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Sunday, December 10, 1995

Thieves targeted horses, mules and oysters

Kristin Delaplane

Crime in 1800s sometimes let guilty go free

Information for this article came from Al Cardoza, county sheriff from 1970 to 1994; Vice Mayor Gary Tatum, and Vacaville chief of police from 1977 to 1991; the Vacaville Museum; the Vacaville Heritage Council; and Solano County archives.
Second in a series

In 1859 in Fairfield, the first county buildings at Taylor and Missouri streets housed the city clerk, the sheriff’s offices and the jail. A number of incidents were recorded in 1863 that landed some in this jail, while others escaped this fate.

Charles Smith stole a “well-known” horse named Barney, a buggy, harness and saddle. Value: $700. He then proceeded to Gall’s saloon in Fairfield and stole 100 pounds of tobacco.

Constable Agar (this spelling seems to later appear as Apgar), who was also the deputy sheriff, caught up with Smith at Tule House, six miles west of Sacramento. On bringing Smith back to the county jail, the prisoner leapt from the buggy near Pena’s adobe. Agar fired three shots, but missed his target. Fortunately, the popular Barney was returned, as was the rest of the stolen property. Meanwhile, a warrant went out describing the culprit: Charles Smith had several aliases, including Charles Irving and Charles Wormwood. Described as 30 years old, German, a carpenter, 5-feet-5, 130 pounds, sandy hair and sporting a small goatee.

A thief broke into a Suisun City store, stealing a few cans of oysters and some money. Oysters were a favorite food of the pioneers. Dining establishments seeking customers almost always proclaimed themselves as “oyster houses.”

Two mules and a horse were stolen from a Fairfield stable. The horse was “a bay color with a blaze face” owned by Henry Ridgley. A fellow who had been staying at Alison’s Hotel disappeared at the time of the theft. The horse and mules were recovered, but the unknown thief escaped.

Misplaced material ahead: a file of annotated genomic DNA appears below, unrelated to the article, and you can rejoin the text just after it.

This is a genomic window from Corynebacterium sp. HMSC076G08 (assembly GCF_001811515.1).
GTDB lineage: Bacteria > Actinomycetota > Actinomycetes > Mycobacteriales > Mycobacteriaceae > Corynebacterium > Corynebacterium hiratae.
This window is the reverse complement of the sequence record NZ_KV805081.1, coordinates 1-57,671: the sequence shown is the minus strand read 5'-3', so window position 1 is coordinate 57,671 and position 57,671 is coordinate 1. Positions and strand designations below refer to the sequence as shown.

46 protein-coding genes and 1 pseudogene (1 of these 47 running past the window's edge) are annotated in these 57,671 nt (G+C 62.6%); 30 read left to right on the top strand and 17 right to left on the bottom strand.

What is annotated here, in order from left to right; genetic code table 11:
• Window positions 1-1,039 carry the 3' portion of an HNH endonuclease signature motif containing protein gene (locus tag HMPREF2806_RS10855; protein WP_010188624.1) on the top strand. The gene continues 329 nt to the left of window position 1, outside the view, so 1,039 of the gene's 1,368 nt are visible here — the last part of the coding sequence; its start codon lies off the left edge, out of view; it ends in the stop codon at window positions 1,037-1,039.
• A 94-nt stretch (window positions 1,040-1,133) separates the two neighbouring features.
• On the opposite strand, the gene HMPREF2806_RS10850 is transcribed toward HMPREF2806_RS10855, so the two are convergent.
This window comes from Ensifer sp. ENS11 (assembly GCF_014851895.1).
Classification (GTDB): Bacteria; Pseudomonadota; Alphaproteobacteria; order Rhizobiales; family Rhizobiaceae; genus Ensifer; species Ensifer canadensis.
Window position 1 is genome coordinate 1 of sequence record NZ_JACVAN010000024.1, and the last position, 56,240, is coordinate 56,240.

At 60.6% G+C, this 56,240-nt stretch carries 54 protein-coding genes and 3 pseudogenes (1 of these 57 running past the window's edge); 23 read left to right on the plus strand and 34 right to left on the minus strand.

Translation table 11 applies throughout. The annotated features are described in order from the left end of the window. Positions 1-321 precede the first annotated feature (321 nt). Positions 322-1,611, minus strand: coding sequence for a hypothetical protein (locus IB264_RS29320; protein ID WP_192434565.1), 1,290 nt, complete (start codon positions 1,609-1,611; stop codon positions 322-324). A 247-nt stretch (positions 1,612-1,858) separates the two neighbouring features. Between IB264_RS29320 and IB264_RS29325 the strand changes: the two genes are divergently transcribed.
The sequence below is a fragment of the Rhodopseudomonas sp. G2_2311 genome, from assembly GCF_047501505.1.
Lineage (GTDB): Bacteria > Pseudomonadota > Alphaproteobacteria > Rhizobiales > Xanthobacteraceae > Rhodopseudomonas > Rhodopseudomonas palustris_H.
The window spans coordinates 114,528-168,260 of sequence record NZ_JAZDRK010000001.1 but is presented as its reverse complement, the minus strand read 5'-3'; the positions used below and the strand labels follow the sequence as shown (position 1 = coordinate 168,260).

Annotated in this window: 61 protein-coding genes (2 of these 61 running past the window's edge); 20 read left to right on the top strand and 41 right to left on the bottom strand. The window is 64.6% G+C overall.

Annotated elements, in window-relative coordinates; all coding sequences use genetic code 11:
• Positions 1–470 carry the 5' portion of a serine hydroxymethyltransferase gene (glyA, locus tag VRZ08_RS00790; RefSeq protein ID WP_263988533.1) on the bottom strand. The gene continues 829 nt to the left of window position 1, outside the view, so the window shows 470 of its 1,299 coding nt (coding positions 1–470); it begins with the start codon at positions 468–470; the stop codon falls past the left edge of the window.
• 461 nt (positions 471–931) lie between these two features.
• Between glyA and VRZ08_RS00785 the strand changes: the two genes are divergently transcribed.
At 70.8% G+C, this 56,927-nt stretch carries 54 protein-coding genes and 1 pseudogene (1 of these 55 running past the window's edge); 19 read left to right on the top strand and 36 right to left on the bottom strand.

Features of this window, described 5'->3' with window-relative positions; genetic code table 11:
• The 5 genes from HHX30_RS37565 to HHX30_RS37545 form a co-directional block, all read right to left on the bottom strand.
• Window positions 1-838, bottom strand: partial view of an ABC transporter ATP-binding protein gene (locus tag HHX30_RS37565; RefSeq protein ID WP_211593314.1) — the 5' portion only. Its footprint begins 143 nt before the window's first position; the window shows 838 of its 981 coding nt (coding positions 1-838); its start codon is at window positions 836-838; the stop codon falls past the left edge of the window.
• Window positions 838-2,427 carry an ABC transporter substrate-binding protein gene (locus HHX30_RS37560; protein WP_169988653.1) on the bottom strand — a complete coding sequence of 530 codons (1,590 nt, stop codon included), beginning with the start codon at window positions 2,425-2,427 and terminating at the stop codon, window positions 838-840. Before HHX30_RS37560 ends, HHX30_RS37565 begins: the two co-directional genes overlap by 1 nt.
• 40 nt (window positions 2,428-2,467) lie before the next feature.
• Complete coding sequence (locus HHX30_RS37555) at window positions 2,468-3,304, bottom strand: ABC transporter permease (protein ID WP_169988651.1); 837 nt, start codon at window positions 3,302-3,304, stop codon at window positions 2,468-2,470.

A thief who broke into Suisun City’s Chrisler’s saloon got away with three revolvers and some money.

Several arrests were recorded in 1863 as well. Sandy Walker was arrested for petty larceny, but was found not guilty. Francis Maggta was arrested for assault and battery, and was fined $25 and jailed for 12 days. A man was arrested in Sacramento for stealing a horse in Rockville two years earlier, but the case thrown out for lack of a witness.

In 1864, D.H. Fitzpatrick shot a squatter and was sentenced to 10 years in prison. Due to his wife’s efforts, he was pardoned after two years.

In 1865, a noted incident occurred at the voting polls at Bridgeport (a k a Cordelia), leaving one man dead and three wounded. Leading up to this, a Mr. English had gone to the military authorities in Benicia to disclose that some ranchers had rejoiced over Lincoln’s assassination and, as a result, those ranchers were arrested.

One of them, a Mr. Durbin, was Mr. English’s brother-in-law. At Bridgeport, when Durbin came upon English’s son, Charles, made a motion as to draw a weapon. Charles pulled a revolver and shot at Durbin. At this, Durbin lunged at Charles and cut his throat. Charles’ brother Perry ran to assist his brother, but was immediately shot and killed by Frank Grady. Grady hastily fled on horseback.

When Mr. English saw what was happening, he went to his sons, whereupon Durbin stabbed him. Grady was eventually caught, but, although he was tried two times, he was acquitted for the murder of young Perry.

In 1866, Fritz Polzing was hauling barley with his half-sister’s husband, William Westphal. Westphal went home and advised his wife that her brother had been killed when he was run over by the wagon. When they went to the spot, Polzing was still alive. Here, Mrs. Westphal witnessed her husband take up an ax and strike the wounded man saying, “I’ll fix you this time.” Not guilty was the verdict.

When Jabez Robing was fatally poisoned in 1869, his wife and James Campbell were accused; however, Campbell alone was tried as the principal. He was found guilty, but when he appealed his death sentence, he was found not guilty.

Livestock were a constant temptation. In 1870, a man sold four cattle for $200. It was discovered that the cattle had been rustled from a ranch on Putah Creek. The man was tracked down to Davisville and jailed in Woodland.

In 1870, Sheriff Amos Roberts’ bill was questioned. It was pointed out that this “great traveler” covered 6,300 miles attending to criminal business during a 98-day period, which came to 64 miles a day if you included Sundays. Nevertheless, the Board of Supervisors allowed payment to stand.